Slowing vehicle sales are slamming the brakes on profits at major car
companies from Mumbai, India to Tokyo, Japan to Detroit, U.S..
Indian automaker Tata Motors says Friday the company lost $54 million between October and December as sales fell 32 percent.
Company officials say the slowdown is forcing them to cut almost 500 jobs at its luxury car division -- British-based Jaguar Land Rover -- which it bought last year.
Japan's number two carmaker is also being pinched by the global recession.
Honda cut its full-year profit forecast by almost 60 percent Friday, blaming declining demand for its vehicles in Japan, North America, and Europe.
In the United States, automobile parts suppliers American Axle posted a more than $1 billion loss for 2008 Friday.
The company relies on General Motors -- the biggest U.S. auto company -- for about 75 percent of its sales.
Number three U.S. automaker Chrysler is asking the government for more money.
Chrysler says it needs an additional three billion dollars in loans to complete its deal with Italian carmaker Fiat. Chrysler has already gotten $4 billion in U.S. government bailout money, and is scheduled to meet with officials in mid-February.
Rival Ford Motor Company has not asked for government help despite posting a record loss for 2008. Still, Ford Chief Executive Allan Mulally tells the Detroit News newspaper the government needs to do more to stimulate the economy.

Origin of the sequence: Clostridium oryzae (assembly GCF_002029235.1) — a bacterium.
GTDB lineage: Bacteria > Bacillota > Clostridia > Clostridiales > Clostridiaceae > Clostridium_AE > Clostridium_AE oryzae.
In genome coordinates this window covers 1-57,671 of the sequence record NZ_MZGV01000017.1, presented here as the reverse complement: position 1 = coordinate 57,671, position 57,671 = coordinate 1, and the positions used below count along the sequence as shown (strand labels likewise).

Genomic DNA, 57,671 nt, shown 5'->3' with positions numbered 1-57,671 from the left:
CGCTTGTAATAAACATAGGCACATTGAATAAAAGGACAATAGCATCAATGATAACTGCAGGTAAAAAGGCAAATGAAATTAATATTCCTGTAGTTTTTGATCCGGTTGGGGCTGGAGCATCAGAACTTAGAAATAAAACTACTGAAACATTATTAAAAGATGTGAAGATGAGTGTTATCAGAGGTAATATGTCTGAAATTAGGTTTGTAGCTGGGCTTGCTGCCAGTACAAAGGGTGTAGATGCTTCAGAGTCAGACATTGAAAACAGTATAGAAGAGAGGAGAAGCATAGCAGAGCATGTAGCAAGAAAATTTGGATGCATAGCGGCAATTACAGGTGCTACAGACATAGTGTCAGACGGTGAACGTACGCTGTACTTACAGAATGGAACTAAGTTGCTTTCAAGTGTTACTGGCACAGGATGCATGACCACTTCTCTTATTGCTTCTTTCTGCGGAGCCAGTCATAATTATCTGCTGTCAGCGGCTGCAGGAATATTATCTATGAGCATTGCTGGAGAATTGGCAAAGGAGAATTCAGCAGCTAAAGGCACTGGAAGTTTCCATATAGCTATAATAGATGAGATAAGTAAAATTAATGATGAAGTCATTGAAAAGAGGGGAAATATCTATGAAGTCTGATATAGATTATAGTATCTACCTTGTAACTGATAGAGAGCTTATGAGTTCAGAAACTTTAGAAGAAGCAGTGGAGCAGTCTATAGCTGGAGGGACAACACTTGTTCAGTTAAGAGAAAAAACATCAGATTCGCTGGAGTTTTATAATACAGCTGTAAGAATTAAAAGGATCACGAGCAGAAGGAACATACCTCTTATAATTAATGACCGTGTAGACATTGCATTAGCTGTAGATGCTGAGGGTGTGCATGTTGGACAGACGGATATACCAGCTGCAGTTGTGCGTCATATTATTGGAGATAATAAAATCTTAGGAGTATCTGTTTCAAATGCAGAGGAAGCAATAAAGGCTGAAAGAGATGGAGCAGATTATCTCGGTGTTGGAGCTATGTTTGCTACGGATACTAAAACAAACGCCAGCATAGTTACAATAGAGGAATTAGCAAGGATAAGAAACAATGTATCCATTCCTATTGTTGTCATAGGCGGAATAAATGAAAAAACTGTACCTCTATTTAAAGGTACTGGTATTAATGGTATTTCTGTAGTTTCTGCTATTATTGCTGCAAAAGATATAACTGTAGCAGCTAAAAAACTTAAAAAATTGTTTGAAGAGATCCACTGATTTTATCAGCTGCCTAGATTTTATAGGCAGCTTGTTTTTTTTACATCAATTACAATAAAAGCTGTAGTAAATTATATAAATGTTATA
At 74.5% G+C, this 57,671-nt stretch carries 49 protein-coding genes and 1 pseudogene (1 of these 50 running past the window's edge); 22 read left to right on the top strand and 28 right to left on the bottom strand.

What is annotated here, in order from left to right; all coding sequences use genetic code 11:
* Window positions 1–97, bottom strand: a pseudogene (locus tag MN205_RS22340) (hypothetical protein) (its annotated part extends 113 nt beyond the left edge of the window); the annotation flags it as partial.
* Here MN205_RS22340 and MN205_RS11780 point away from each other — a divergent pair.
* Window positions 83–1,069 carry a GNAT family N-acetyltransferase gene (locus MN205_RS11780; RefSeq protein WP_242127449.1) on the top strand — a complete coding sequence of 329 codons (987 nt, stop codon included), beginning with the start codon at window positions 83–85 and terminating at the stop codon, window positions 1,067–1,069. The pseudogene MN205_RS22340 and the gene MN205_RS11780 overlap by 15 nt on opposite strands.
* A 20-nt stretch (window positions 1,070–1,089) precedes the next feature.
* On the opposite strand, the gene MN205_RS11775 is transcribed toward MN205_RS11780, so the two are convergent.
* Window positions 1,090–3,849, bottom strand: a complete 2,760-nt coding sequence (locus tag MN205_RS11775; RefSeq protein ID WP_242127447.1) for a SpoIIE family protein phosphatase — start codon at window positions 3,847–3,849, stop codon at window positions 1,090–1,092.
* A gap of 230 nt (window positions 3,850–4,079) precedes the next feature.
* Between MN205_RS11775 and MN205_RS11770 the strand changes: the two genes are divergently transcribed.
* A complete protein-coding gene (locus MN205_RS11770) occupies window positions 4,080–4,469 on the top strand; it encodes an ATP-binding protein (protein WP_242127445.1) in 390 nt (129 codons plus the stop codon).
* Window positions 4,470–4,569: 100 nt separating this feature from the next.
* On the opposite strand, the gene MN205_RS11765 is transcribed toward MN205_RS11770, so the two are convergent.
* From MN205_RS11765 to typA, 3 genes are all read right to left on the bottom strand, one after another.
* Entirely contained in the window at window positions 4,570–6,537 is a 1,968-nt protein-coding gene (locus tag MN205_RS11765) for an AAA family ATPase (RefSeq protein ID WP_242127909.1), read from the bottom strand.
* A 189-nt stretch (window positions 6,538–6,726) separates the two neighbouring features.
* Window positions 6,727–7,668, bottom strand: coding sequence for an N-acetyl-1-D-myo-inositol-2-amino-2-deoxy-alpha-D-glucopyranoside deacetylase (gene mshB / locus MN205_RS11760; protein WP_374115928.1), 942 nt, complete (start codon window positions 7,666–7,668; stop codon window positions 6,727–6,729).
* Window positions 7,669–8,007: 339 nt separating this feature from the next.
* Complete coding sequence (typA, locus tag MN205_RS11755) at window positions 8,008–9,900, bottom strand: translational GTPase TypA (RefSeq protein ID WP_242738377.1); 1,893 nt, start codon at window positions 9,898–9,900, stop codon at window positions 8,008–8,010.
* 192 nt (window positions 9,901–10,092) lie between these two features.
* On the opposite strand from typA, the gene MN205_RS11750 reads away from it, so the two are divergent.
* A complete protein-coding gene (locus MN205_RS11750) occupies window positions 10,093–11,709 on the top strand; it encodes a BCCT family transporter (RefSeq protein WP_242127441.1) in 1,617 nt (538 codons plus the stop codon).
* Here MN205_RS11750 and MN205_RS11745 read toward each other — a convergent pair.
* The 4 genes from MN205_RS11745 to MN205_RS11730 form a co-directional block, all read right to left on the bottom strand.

He says anything the government can do to "incentivize the consumer" would be great because of how important the automotive sector is to the economy.
Finally, the "Big Three" U.S. automakers say they will not air any advertisements during the Super Bowl (the American professional football championship game) on Sunday.
The Super Bowl is one of the most-watched U.S. television events every year. About 100 million Americans are expected to watch the game, and one 30-second commercial costs about $3 million.
This will be the first time in eight years none of the "Big Three" pay for any Super Bowl commercials. Japanese car giant Toyota, Germany's Audi and Korean carmaker Hyundai are buying Super Bowl commercials.
The London Daily Telegraph newspaper reports as many as one billion people may watch the game worldwide.
Some information for this report was provided by AP and Reuters.